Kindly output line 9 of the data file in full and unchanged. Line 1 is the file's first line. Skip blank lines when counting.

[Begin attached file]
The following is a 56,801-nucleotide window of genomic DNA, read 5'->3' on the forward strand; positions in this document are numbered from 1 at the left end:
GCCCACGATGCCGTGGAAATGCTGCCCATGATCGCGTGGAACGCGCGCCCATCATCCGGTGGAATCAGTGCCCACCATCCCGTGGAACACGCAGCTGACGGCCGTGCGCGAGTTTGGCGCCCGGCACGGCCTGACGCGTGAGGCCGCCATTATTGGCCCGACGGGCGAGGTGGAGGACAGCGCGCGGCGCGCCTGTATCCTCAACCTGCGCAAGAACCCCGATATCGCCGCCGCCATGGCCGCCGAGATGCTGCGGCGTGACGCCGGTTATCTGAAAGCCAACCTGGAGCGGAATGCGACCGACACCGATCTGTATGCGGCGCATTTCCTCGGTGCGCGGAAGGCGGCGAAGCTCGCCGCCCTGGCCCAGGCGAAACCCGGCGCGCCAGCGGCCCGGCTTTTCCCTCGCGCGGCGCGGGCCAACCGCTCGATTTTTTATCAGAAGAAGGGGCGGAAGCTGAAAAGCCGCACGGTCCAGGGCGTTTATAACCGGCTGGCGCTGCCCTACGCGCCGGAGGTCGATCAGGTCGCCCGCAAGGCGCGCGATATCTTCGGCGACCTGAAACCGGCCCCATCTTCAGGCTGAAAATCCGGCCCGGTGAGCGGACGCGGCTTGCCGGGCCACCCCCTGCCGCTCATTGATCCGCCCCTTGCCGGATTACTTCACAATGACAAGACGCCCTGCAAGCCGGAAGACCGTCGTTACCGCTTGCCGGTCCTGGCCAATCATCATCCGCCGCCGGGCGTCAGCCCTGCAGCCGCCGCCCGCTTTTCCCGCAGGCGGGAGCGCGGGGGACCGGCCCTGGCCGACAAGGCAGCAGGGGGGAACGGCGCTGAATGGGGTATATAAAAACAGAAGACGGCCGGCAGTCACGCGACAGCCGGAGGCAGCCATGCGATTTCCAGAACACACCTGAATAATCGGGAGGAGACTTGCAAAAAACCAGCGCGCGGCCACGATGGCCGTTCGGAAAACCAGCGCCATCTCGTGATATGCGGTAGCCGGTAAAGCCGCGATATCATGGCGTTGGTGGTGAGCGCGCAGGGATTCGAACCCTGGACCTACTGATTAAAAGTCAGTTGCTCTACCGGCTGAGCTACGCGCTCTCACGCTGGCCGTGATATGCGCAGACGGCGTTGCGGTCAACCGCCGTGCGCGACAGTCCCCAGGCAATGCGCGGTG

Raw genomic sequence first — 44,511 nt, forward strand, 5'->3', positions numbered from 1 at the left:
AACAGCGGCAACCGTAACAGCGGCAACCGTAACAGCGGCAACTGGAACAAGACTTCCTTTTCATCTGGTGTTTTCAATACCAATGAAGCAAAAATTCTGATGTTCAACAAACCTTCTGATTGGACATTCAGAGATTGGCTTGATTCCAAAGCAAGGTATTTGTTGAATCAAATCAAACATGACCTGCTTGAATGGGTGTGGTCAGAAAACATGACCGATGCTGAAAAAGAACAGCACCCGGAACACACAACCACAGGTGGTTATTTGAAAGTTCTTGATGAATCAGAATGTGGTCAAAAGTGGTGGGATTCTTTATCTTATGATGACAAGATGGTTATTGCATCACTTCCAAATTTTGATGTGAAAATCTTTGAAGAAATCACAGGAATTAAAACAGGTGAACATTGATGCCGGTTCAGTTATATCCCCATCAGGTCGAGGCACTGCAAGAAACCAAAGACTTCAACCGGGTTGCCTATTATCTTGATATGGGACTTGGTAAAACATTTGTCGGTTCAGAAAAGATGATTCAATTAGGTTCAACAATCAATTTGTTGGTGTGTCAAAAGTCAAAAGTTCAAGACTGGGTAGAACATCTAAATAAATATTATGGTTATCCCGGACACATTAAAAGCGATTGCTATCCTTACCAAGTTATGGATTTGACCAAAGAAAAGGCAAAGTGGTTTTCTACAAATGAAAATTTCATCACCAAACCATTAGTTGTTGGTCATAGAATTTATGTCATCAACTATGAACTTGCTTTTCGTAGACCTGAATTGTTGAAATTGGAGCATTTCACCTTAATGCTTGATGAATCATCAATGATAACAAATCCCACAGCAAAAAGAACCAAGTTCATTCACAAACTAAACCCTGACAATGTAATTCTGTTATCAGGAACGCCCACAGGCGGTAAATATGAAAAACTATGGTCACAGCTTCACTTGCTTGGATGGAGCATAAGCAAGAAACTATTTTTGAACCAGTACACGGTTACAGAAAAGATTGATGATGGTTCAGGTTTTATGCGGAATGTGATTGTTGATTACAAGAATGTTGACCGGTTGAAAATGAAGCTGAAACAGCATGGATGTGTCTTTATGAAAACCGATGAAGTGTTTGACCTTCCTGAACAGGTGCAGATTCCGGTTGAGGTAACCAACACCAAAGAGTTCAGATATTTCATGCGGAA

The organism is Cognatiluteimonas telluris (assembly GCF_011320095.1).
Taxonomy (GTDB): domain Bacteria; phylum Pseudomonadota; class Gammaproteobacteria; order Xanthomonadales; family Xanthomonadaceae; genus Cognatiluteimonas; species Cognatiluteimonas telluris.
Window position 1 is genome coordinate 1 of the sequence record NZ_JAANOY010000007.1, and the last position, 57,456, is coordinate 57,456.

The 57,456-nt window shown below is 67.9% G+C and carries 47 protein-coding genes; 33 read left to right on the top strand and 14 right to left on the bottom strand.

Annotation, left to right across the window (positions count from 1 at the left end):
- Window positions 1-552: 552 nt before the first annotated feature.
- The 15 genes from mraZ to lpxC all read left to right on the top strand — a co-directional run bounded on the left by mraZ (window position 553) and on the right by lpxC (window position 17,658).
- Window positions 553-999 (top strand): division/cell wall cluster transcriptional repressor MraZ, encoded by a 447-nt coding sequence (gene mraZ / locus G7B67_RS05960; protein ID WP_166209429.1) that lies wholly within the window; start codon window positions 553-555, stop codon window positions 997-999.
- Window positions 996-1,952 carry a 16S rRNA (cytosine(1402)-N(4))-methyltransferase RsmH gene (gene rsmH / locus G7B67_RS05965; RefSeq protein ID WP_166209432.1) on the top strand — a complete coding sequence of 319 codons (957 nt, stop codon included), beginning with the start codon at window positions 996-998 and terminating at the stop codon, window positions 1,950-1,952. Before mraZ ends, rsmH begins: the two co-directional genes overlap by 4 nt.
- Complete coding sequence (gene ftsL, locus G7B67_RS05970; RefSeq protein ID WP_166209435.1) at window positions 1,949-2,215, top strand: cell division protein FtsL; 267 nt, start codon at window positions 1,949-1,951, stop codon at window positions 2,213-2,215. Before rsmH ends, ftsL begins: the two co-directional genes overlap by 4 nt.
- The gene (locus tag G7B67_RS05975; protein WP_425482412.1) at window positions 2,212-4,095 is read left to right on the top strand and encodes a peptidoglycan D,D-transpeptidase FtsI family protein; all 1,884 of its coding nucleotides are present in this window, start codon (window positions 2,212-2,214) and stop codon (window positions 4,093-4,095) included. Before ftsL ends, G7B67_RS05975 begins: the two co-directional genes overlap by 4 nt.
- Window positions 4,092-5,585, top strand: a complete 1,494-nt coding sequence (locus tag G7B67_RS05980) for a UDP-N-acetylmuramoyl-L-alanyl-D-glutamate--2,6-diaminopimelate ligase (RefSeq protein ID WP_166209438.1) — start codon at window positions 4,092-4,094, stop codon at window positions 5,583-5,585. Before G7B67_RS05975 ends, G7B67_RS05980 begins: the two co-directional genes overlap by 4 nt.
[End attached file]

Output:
Annotation, left to right across the window (positions count from 1 at the left end):